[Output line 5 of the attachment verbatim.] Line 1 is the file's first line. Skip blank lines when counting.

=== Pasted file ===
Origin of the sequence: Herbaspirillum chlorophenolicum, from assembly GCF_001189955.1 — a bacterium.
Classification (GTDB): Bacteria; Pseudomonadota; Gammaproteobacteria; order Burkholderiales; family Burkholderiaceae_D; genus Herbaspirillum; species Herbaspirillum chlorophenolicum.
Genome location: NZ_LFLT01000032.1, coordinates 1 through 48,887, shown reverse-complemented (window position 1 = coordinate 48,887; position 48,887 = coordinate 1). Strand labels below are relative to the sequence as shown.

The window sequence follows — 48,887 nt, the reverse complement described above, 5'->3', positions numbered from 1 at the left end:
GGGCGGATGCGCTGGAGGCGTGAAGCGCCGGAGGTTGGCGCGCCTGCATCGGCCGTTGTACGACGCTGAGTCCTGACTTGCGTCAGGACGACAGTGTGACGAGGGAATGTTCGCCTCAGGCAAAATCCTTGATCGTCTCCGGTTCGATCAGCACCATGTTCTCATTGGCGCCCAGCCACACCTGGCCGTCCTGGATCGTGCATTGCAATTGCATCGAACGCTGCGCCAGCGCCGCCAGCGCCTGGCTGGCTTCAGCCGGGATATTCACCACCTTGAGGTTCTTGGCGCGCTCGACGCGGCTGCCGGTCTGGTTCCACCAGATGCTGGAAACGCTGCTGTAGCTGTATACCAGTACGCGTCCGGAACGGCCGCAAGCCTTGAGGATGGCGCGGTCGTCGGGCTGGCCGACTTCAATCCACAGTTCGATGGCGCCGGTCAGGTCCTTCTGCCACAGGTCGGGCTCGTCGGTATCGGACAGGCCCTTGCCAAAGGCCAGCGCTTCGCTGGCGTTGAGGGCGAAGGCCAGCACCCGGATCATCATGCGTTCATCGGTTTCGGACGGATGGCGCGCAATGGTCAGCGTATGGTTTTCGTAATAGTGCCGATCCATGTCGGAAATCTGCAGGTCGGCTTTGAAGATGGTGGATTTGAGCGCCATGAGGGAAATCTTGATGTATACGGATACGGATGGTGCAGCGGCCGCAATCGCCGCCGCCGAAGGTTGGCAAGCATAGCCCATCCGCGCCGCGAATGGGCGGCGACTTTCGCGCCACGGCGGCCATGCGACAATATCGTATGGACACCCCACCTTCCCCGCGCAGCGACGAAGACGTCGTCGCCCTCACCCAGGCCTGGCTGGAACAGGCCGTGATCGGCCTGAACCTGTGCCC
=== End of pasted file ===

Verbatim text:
GGGCGGATGCGCTGGAGGCGTGAAGCGCCGGAGGTTGGCGCGCCTGCATCGGCCGTTGTACGACGCTGAGTCCTGACTTGCGTCAGGACGACAGTGTGACGAGGGAATGTTCGCCTCAGGCAAAATCCTTGATCGTCTCCGGTTCGATCAGCACCATGTTCTCATTGGCGCCCAGCCACACCTGGCCGTCCTGGATCGTGCATTGCAATTGCATCGAACGCTGCGCCAGCGCCGCCAGCGCCTGGCTGGCTTCAGCCGGGATATTCACCACCTTGAGGTTCTTGGCGCGCTCGACGCGGCTGCCGGTCTGGTTCCACCAGATGCTGGAAACGCTGCTGTAGCTGTATACCAGTACGCGTCCGGAACGGCCGCAAGCCTTGAGGATGGCGCGGTCGTCGGGCTGGCCGACTTCAATCCACAGTTCGATGGCGCCGGTCAGGTCCTTCTGCCACAGGTCGGGCTCGTCGGTATCGGACAGGCCCTTGCCAAAGGCCAGCGCTTCGCTGGCGTTGAGGGCGAAGGCCAGCACCCGGATCATCATGCGTTCATCGGTTTCGGACGGATGGCGCGCAATGGTCAGCGTATGGTTTTCGTAATAGTGCCGATCCATGTCGGAAATCTGCAGGTCGGCTTTGAAGATGGTGGATTTGAGCGCCATGAGGGAAATCTTGATGTATACGGATACGGATGGTGCAGCGGCCGCAATCGCCGCCGCCGAAGGTTGGCAAGCATAGCCCATCCGCGCCGCGAATGGGCGGCGACTTTCGCGCCACGGCGGCCATGCGACAATATCGTATGGACACCCCACCTTCCCCGCGCAGCGACGAAGACGTCGTCGCCCTCACCCAGGCCTGGCTGGAACAGGCCGTGATCGGCCTGAACCTGTGCCC